THE MONTESSORI METHOD - online book

Scientific Methods As Applied To Child Education In "the Children's Houses"

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Muscular Education                  145
example, in hoeing, in getting down to plant things, and in rising; the trips which children make in carrying objects to some definite place, and in making a definite practical use of these objects, offer a field for very valu­able gymnastic exercises. The scattering of minute objects, such as corn and oats, is valuable, and also the exercise of opening and closing the gates to the garden and to the chicken yard. All of these exercises are the more valuable in that they are carried on in the open air. Among our educational gymnastics we have exercises to develop co-ordinated movements of the fingers, and these prepare the children for the exercises of practical life, such as dressing and undressing themselves. The di­dactic material which forms the basis of these last named gymnastics is very simple, consisting of wooden frames, each mounted with two pieces of cloth, or leather, to be fastened and unfastened by means of the buttons and buttonholes, hooks and eyes, eyelets and lacings, or auto­matic fastenings.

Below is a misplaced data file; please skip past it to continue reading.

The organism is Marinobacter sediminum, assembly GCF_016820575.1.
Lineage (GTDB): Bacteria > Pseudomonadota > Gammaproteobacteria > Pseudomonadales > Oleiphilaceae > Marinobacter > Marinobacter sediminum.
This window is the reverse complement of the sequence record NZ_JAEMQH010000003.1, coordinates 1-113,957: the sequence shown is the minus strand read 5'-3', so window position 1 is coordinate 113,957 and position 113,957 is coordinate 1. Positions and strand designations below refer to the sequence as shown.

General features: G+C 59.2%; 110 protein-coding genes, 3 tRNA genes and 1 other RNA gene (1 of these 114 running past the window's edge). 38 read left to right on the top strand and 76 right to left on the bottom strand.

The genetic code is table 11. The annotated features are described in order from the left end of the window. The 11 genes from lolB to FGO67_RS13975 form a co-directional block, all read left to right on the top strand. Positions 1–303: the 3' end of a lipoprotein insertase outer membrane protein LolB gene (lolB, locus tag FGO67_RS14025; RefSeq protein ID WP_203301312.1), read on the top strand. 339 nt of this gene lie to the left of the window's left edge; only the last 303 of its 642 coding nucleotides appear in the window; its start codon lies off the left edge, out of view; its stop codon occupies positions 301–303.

In our " Children's Houses " we use ten of these frames, so constructed that each one of them illustrates a different process in dressing or undressing.
One: mounted with heavy pieces of wool which are to be fastened by means of large bone buttons — cor­responds to children's dresses.
Two: mounted with pieces of linen to be fastened with pearl buttons — corresponds to a child's underwear.
Three: leather pieces mounted with shoe buttons — in fastening these leather pieces the children make use of the button-hook — corresponds to a child's shoes.
Four: pieces of leather which are laced together by means of eyelets and shoe laces.
Five: two pieces of cloth to be laced together. (These
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